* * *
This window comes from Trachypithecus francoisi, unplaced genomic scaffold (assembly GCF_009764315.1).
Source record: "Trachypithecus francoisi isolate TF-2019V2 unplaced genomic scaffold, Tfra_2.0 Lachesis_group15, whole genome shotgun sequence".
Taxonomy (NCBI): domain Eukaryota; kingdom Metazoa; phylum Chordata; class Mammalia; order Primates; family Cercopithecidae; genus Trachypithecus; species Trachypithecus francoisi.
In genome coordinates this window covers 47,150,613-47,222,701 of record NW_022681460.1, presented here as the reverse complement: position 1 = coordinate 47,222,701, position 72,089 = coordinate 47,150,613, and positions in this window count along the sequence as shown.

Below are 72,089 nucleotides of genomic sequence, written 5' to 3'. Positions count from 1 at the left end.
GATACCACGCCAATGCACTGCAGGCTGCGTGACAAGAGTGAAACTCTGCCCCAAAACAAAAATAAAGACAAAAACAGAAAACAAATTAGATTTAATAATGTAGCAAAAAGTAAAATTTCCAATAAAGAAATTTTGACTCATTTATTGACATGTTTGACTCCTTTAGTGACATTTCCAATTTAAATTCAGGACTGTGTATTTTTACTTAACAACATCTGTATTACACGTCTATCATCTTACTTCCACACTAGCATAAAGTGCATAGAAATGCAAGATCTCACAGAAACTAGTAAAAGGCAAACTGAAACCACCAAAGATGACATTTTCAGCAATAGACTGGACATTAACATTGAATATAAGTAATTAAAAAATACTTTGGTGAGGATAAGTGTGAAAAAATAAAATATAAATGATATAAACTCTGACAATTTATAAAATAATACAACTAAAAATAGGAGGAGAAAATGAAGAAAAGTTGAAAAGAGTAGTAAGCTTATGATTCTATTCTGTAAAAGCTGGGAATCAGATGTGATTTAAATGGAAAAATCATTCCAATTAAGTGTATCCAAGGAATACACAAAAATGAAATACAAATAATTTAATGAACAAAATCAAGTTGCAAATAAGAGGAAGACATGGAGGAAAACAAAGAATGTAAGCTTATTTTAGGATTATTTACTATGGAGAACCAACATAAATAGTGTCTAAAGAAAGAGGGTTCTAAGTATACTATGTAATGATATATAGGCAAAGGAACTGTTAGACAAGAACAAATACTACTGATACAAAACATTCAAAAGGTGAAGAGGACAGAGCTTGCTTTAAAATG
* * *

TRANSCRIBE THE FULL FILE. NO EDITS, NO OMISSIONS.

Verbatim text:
This window comes from Trachypithecus francoisi, unplaced genomic scaffold (assembly GCF_009764315.1).
Source record: "Trachypithecus francoisi isolate TF-2019V2 unplaced genomic scaffold, Tfra_2.0 Lachesis_group15, whole genome shotgun sequence".
Taxonomy (NCBI): domain Eukaryota; kingdom Metazoa; phylum Chordata; class Mammalia; order Primates; family Cercopithecidae; genus Trachypithecus; species Trachypithecus francoisi.
In genome coordinates this window covers 47,150,613-47,222,701 of record NW_022681460.1, presented here as the reverse complement: position 1 = coordinate 47,222,701, position 72,089 = coordinate 47,150,613, and positions in this window count along the sequence as shown.

Below are 72,089 nucleotides of genomic sequence, written 5' to 3'. Positions count from 1 at the left end.
GATACCACGCCAATGCACTGCAGGCTGCGTGACAAGAGTGAAACTCTGCCCCAAAACAAAAATAAAGACAAAAACAGAAAACAAATTAGATTTAATAATGTAGCAAAAAGTAAAATTTCCAATAAAGAAATTTTGACTCATTTATTGACATGTTTGACTCCTTTAGTGACATTTCCAATTTAAATTCAGGACTGTGTATTTTTACTTAACAACATCTGTATTACACGTCTATCATCTTACTTCCACACTAGCATAAAGTGCATAGAAATGCAAGATCTCACAGAAACTAGTAAAAGGCAAACTGAAACCACCAAAGATGACATTTTCAGCAATAGACTGGACATTAACATTGAATATAAGTAATTAAAAAATACTTTGGTGAGGATAAGTGTGAAAAAATAAAATATAAATGATATAAACTCTGACAATTTATAAAATAATACAACTAAAAATAGGAGGAGAAAATGAAGAAAAGTTGAAAAGAGTAGTAAGCTTATGATTCTATTCTGTAAAAGCTGGGAATCAGATGTGATTTAAATGGAAAAATCATTCCAATTAAGTGTATCCAAGGAATACACAAAAATGAAATACAAATAATTTAATGAACAAAATCAAGTTGCAAATAAGAGGAAGACATGGAGGAAAACAAAGAATGTAAGCTTATTTTAGGATTATTTACTATGGAGAACCAACATAAATAGTGTCTAAAGAAAGAGGGTTCTAAGTATACTATGTAATGATATATAGGCAAAGGAACTGTTAGACAAGAACAAATACTACTGATACAAAACATTCAAAAGGTGAAGAGGACAGAGCTTGCTTTAAAATG